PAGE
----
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Organic based nano-contaminants are a common defect type found in micro-electronics manufacturing processes, including semiconductor, data storage, and LED. These types of organic contaminants are a serious defectivity issue for manufacturers as they cause yield issues, process delays and can lead to scrap product.
The contaminants arise from a variety of sources, including chemical processing, cleaning techniques, airborne molecular contamination, wafer transfer and handling, as well as the degree of human interaction with the processes.
Significant efforts are expended in the prevention and detection of defects; however, for many of these defects, there is still a significant class, including organic nanocontaminants, where unambiguous identification is difficult to obtain using existing instrumentation, due to insufficient resolution or even damage to the sample during measurement.
AFM-IR not only enables precise chemical identification of contaminants, but can also provide mutliple property analyses with nanoscale resolution.
To demonstrate nanoscale chemical characterization capabilities on the nanoIR2-FS, contaminated silicon wafers were prepared using known materials typical of those found in semiconductor fabriation environments and analyzed. For each sample, pping AFM-IR imaging was used to locate the contaminants, followed by subsequent AFM-IR measurements.
The AFM height image (Fig. 1a) illustrates the thickness variation (20-100nm) of the contaminant reside (human skin tissue) on the wafer. AFM-IR spectra were then collected at sites with variable sample thickness (Fig. 1b). As expected, the observed IR intensities differed with sample thickness; however, the overall signal to noise ratio is sufficient to accurately identify the material, even at 20nm thickness, reflecting the excellent sensitivity in detection of thin samples.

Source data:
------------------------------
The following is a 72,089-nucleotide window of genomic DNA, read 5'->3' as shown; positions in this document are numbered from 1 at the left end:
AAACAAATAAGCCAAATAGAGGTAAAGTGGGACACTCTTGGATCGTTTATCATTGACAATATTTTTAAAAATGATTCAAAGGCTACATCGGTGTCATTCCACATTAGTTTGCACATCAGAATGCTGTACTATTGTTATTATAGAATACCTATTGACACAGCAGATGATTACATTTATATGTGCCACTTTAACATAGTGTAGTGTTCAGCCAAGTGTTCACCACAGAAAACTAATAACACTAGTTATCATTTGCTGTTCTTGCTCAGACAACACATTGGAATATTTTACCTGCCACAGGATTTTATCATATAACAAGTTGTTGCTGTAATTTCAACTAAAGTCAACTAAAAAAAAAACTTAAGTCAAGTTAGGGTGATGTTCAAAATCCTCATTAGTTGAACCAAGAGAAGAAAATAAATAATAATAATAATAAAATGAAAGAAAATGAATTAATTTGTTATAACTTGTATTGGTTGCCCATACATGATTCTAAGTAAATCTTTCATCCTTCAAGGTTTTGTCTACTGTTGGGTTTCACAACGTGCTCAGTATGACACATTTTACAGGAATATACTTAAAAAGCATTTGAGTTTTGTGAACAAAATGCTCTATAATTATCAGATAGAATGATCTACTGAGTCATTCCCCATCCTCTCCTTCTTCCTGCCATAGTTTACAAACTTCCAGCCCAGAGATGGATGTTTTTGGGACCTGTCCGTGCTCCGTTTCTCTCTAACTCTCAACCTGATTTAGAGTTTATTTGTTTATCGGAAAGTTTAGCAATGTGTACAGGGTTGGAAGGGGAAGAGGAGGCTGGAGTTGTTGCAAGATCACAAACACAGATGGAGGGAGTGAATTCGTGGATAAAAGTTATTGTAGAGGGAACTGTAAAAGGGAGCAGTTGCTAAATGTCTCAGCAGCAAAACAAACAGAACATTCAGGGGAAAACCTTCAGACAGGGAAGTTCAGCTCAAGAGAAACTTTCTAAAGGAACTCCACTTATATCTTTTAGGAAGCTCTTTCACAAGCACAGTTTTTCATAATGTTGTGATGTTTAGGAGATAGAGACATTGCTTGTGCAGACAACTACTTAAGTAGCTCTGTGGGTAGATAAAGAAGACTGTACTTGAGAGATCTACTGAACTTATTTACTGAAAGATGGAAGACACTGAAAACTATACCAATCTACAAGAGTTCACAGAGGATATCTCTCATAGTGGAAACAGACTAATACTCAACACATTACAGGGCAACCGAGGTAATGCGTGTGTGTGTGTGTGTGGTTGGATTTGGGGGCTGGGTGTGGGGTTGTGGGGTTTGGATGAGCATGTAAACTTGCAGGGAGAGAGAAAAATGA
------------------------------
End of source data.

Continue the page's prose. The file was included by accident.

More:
New FASTspectra™ capabilities on the nanoIR2-FS enable faster acquisition of spectra over the full IR tuning range, allowing for a reduction in spectral acquisition time by a factor of 10. This achievement, illustrated in figure 2, still enables accurate FTIR spectra to be collected. The AFM-IR spectra from the sample were compared against a common FTIR database (KnowItAll, Bio-Rad Inc.). The ~30 nm tall contamination residue was positively identified as polyethylene terephthalate (PET), a polymer typically used in polyester fabrics.
In this note, the nanoIR2-FS was used to successfully identify nanoscale organic contaminants in manufacturing of semiconductors. These study results show that nanoscale IR spectroscopy is a powerful tool to accurately characterize defects in semiconductors and other electronic devices.